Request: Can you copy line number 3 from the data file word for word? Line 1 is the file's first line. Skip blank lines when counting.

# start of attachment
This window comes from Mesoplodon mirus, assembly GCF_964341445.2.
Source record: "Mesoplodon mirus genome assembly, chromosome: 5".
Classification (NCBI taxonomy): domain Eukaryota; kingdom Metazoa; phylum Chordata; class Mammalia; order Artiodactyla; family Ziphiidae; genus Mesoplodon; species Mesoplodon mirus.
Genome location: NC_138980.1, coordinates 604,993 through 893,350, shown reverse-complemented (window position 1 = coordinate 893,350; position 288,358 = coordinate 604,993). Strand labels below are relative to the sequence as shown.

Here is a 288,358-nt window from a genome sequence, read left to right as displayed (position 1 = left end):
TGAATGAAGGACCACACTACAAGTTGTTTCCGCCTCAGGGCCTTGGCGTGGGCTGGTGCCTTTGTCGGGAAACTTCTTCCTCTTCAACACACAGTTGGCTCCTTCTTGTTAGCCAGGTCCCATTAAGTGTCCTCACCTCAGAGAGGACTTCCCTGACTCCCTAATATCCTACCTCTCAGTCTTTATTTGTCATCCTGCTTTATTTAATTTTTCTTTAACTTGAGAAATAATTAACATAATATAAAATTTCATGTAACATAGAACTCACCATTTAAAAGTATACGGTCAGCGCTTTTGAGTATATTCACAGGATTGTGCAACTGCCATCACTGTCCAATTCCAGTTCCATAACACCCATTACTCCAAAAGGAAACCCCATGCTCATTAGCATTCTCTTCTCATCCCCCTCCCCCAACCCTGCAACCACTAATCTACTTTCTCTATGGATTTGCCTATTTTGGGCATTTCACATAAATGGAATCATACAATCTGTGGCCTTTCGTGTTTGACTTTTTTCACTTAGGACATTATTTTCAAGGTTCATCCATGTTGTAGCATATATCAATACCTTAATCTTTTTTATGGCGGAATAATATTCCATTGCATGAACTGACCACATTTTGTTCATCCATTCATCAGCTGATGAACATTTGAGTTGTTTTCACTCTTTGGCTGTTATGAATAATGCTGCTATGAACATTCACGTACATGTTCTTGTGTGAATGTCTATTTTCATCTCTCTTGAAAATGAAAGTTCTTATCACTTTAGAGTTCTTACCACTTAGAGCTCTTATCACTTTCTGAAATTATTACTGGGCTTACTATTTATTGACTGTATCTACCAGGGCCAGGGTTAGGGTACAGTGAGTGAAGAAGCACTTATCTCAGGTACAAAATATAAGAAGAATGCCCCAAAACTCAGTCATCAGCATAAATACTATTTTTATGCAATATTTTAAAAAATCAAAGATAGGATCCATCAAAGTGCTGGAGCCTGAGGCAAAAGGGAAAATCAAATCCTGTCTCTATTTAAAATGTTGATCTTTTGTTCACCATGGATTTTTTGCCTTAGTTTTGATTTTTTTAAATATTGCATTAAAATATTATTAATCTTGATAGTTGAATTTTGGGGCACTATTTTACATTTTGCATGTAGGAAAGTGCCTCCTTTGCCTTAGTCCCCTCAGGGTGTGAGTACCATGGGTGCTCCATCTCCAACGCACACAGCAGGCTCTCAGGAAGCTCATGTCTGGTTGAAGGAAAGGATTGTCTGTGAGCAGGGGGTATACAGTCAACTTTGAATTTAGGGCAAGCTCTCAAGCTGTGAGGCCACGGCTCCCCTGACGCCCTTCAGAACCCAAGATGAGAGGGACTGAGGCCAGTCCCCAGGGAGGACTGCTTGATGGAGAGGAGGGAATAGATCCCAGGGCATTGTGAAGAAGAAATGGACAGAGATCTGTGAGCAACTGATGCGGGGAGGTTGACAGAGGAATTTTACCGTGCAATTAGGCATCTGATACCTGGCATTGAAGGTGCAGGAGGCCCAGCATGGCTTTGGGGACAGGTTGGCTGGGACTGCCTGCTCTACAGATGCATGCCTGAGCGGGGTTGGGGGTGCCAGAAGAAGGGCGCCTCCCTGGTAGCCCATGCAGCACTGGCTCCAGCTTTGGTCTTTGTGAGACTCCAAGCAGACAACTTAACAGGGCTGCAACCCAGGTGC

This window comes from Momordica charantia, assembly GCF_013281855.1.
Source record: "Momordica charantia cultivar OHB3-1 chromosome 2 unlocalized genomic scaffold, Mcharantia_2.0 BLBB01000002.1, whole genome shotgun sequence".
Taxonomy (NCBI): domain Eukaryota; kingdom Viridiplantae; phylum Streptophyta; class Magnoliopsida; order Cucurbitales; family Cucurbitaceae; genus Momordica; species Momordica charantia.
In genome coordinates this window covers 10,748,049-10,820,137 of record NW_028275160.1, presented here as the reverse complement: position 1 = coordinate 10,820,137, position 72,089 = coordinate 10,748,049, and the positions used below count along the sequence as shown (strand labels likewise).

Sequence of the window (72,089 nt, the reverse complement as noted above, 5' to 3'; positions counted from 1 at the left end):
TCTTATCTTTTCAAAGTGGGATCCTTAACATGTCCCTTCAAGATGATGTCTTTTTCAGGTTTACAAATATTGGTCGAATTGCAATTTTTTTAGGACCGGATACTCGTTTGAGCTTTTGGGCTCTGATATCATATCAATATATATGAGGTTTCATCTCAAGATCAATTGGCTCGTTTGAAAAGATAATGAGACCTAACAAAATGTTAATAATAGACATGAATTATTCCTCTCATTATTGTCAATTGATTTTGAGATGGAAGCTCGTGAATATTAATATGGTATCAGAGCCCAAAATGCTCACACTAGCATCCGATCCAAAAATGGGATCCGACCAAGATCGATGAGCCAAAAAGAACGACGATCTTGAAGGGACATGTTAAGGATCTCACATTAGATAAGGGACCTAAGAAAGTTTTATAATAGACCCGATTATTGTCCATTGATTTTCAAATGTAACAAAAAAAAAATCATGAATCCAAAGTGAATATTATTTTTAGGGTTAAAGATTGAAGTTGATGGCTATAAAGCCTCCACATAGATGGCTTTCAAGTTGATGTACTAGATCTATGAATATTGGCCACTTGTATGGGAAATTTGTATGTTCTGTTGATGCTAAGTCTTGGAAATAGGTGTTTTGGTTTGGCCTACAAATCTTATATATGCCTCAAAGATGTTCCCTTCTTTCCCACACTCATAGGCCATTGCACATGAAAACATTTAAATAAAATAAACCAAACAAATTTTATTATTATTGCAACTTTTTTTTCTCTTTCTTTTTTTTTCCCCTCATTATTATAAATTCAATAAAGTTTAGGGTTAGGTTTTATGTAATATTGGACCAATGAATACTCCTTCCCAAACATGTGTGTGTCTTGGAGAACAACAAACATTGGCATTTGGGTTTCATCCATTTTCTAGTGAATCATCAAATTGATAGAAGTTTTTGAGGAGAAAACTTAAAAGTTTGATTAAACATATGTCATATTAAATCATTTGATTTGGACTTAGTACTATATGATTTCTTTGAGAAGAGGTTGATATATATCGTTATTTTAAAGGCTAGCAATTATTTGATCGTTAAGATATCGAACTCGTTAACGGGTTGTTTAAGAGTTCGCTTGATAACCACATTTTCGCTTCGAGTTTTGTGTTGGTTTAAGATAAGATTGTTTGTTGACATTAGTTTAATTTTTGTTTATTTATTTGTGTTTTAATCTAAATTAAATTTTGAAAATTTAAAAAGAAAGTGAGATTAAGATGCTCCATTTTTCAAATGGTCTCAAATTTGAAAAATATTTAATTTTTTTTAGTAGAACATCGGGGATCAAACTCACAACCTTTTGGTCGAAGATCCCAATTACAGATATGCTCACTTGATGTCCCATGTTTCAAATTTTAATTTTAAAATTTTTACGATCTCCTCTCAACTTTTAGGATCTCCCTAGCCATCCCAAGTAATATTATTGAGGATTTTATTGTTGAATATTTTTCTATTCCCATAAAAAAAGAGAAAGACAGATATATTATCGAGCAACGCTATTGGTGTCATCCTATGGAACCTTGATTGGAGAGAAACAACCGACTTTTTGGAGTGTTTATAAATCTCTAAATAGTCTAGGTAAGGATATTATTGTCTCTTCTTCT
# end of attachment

Classification (NCBI taxonomy): domain Eukaryota; kingdom Metazoa; phylum Chordata; class Mammalia; order Artiodactyla; family Ziphiidae; genus Mesoplodon; species Mesoplodon mirus.